Antibiotic resistance is not exclusively a health issue.
It's a national security threat, as the Department of Defense has tapped a team of West Virginia University scientists to help exterminate the enemy - infectious biological agents.
With the aid of $1.4 million-grant from the DOD's Defense Threat Reduction Agency, researchers, led by Mariette Barbier of the WVU School of Medicine, will aim to develop small molecule and antibody therapeutics to treat infections prone to antibiotic resistance.
Nearly three million people in the United States get an antibiotic-resistant infection each year. Of those, more than 35,000 die, according to the Centers for Disease Control and Prevention. This happens when bacteria and fungi thrive because they're too powerful for the drugs designed to kill them. By 2050, experts have predicted that more people might die from these antibiotic-resistant infections than by cancer - that is unless research like Barbier's is successful.
Barbier said her project is twofold: 1) It prepares the DOD for bioterrorism risks. 2) It presents potential solutions to the ever-growing public health challenge of antibiotic resistance.
"One of the missions of the DOD is preparedness against biological threats," said Barbier, assistant professor in the Department of Microbiology, Immunology and Cell Biology. "Some bacteria are potential bioterror agents, but there are also bacteria within those same families that are responsible for causing hospital-acquired infections. By focusing on these species of bacteria, we're casting a broad net to address potential biological threats as well as infections that afflict everyday patients."
Barbier's team will employ a "search and destroy approach" by combining antibodies with antimicrobials. Antibodies are blood proteins that seek out and bind to specific antigens on pathogens. Combining them with antimicrobial molecules can create a therapeutic potent enough that, Barbier believes, can effectively treat those stubborn infections.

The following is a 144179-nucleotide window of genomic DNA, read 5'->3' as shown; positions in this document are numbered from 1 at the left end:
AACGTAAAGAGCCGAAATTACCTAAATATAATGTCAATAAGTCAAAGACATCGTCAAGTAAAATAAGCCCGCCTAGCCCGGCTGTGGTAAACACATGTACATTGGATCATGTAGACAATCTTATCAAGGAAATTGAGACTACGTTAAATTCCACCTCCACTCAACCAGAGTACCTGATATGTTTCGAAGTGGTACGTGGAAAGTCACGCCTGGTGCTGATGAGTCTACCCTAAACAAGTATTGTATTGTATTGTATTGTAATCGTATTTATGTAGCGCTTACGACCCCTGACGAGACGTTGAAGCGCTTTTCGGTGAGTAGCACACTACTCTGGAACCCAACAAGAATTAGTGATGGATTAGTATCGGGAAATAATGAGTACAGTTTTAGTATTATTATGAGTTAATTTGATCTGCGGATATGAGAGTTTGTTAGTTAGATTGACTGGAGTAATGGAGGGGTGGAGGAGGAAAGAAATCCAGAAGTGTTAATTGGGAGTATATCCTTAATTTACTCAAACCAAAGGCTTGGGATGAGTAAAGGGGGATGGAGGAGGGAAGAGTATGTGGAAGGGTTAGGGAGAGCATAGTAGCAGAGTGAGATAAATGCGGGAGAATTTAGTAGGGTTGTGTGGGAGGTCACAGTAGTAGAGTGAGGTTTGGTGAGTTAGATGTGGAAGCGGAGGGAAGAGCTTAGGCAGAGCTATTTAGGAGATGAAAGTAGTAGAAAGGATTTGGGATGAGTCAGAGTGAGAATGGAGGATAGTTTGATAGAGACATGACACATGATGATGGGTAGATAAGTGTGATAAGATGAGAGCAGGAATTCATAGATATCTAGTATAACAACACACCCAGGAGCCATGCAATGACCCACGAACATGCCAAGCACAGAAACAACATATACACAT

Joining her are Slawomir Lukomski, associate professor, and Alexander Horspool, postdoctoral fellow and the scientist in charge of antibody discoveries within the WVU Vaccine Development Center. In addition, the team will collaborate with researchers from the Massachusetts Institute of Technology and University of Maryland on this project.
One specific species targeted by the team includes Burkholderia, a rod-shaped bacterium considered a potential biological warfare agent that could target livestock and humans. The team will also target the bacterium Pseudomonas aeruginosa, which causes a form of pneumonia known to affect cystic fibrosis patients. Many types of bacteria, such as these, do not have preventative measures such as vaccines.
"The types of infections caused by these organisms are really broad," Barbier said. "You've got respiratory infections, skin infections, bladder infections, and you've got all sorts of infections resulting from surgical procedures."
One reason antibiotics have a hard time conquering bacteria is due to their evolving versatility. Bacteria can adapt to new and changing environments. If one Pseudomonas aeruginosa cell, for example, survives a flurry of antibiotics, it can multiply into even more cells that are impervious to traditional treatment.
"With this project, we're hoping to develop new ways to fight these infections or even prevent them to start with," Barbier said. "What we've realized is how powerful our own immune systems and antibodies can be. So what we propose here is to harness that aspect of our immune system and use it for treatment."
An added element to the project will be the utilization of artificial intelligence and machine learning techniques that will be developed at the MIT Computer Science and Artificial Intelligence Lab. Lukomski, who has identified novel antigens against Burkholderia, will screen molecules with potential antimicrobial properties in his lab before taking the data to feed into a computer system.
"Using artificial intelligence and machine learning will allow us to make reiterative calculations in order to predict whether compounds could have potential therapeutic effects," he said.
Rather than spending days and possibly months in a lab screening compounds - which are expensive to make and difficult to obtain - scientists can screen billions of molecules in a few hours using a super computer, Barbier added.
"We're not just addressing current problems," she said. "We're also looking at the future in terms of making predictions as to what treatment could be efficacious to help us fight the next bacterial pandemic."
The project stems from June 2019, when Barbier joined members of the WVU VDC at the BIO International Convention - the world's largest global biotech partnering event. At this conference, Barbier and the VDC met with representatives from DTRA. In November 2019, representatives from DTRA visited WVU to meet with members of the WVU Health Sciences Center and Corporate Relations Team, where the idea for this project came to life.
As a result of the visit, Barbier was able to connect with collaborators from the University of Maryland and MIT. The three universities will work together to accomplish the goals of this grant.